H3N2v outbreaks no cause for alarm, yet: CDC
Two outbreaks of influenza A (H3N2) variant virus in humans in Ohio and Indiana — one of which was and one of which may have been triggered by contact with swine — are being tracked by the Centers for Disease Control but are not yet a source of concern, says Dr. Joseph Bresee, chief of the Epidemiology and Prevention branch in the Influenza Division of the Atlanta-based agency.
Genetic testing at CDC confirmed that four people who became ill with flu had a strain of the virus that was nearly identical to that found in swine at the LaPorte (Ind.) County Fair, which all four patients had attended. The Indiana fair was held in early July; more recently a similar outbreak affecting as many as 41 children and adults occurred in Butler County, Ohio. The CDC is investigating to see if the virus in humans and that found in the swine at that county’s fair may be similarly linked, Dr. Bresee said.
He noted that it was too early to know whether the two outbreaks are related to one another.
In either case, Dr. Bresee notes that the influenza A (H3N2) variant of the virus is not new. It first was identified in August 2011. So far 17 people nationwide have been positively determined to have suffered from that particular version of the virus.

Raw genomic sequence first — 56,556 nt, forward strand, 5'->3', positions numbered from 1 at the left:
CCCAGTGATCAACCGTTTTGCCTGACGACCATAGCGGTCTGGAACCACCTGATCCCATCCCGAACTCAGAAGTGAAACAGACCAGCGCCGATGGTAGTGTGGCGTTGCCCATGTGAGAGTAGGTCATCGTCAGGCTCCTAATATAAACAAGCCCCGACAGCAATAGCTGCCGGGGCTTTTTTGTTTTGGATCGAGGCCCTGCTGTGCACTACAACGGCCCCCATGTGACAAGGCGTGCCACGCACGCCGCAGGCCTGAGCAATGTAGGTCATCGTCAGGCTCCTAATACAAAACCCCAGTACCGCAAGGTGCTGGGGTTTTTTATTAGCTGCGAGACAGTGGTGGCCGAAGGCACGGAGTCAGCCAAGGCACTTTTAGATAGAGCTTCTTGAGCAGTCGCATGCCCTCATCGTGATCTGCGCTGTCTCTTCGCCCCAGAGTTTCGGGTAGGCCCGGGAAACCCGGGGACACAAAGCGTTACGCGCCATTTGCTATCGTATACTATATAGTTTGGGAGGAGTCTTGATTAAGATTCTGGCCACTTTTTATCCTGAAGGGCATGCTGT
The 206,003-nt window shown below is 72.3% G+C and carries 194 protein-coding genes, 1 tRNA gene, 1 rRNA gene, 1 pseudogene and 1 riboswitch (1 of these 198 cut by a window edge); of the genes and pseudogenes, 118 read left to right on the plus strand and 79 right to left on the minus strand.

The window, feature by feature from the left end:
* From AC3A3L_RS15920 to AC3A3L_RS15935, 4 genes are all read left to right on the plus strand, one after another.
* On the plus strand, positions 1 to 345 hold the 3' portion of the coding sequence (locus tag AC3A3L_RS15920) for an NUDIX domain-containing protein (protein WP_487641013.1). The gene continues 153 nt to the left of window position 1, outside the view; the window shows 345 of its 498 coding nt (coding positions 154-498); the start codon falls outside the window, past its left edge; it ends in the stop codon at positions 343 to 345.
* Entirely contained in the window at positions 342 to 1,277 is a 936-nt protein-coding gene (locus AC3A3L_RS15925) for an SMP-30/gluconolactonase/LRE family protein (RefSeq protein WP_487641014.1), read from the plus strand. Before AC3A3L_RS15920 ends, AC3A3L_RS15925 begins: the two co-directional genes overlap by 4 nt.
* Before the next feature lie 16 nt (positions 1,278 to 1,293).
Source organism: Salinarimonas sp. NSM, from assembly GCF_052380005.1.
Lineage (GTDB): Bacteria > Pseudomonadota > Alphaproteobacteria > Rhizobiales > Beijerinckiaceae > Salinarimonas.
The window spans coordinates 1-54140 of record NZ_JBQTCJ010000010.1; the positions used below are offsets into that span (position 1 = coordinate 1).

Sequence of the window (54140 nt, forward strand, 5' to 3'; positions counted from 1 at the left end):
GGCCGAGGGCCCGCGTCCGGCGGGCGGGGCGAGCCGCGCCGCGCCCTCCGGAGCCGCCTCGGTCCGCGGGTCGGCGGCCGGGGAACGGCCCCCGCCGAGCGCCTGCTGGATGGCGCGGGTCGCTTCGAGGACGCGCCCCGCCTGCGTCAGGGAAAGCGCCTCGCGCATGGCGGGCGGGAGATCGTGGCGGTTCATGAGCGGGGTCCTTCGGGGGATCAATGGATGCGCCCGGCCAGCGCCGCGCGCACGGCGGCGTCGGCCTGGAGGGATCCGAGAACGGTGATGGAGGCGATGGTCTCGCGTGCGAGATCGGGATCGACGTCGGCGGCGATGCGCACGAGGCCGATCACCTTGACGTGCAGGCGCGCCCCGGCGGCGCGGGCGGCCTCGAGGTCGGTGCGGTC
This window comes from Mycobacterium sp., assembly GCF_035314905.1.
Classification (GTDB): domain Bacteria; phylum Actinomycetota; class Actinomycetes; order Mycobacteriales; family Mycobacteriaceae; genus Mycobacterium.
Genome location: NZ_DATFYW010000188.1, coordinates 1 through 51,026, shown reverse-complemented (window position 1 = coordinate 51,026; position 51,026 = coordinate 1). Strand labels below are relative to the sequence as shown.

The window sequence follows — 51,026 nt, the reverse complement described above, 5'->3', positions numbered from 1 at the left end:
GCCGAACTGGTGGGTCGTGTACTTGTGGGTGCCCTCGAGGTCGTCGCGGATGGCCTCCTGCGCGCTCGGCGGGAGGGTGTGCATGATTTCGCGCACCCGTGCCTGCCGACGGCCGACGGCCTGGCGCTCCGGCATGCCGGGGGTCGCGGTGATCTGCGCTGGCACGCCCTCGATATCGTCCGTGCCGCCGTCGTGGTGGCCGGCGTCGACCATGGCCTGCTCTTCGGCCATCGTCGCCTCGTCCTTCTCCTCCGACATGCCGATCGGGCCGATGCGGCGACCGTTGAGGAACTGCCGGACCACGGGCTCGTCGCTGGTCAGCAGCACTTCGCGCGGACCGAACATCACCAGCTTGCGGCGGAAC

However, the H3N2 variant is not usually more virulent than a typical, average case of the flu. That is, some patients have been admitted to the hospital, but it is not particularly life-threatening to healthy adults, Dr. Bresee says. Also, while the virus, once picked up from contact with hogs, can be transmitted between humans, this variant loses steam within just a couple of generations and after that is no longer a threat.
In 2009, by contrast, the H1N1 outbreak killed at least 18,000 people worldwide, according to the World Health Organization.
As for H3N2, “Right now they’re just swine-origin viruses and it’s possible to infect humans, but at a pretty low level,” Dr. Bresee says. “There are more [outbreaks] now than in the past makes us look a little closer. When each of these [virus outbreaks] come up, if they do have some of these markers (such as life-threatening virulence), that make us worry more.”
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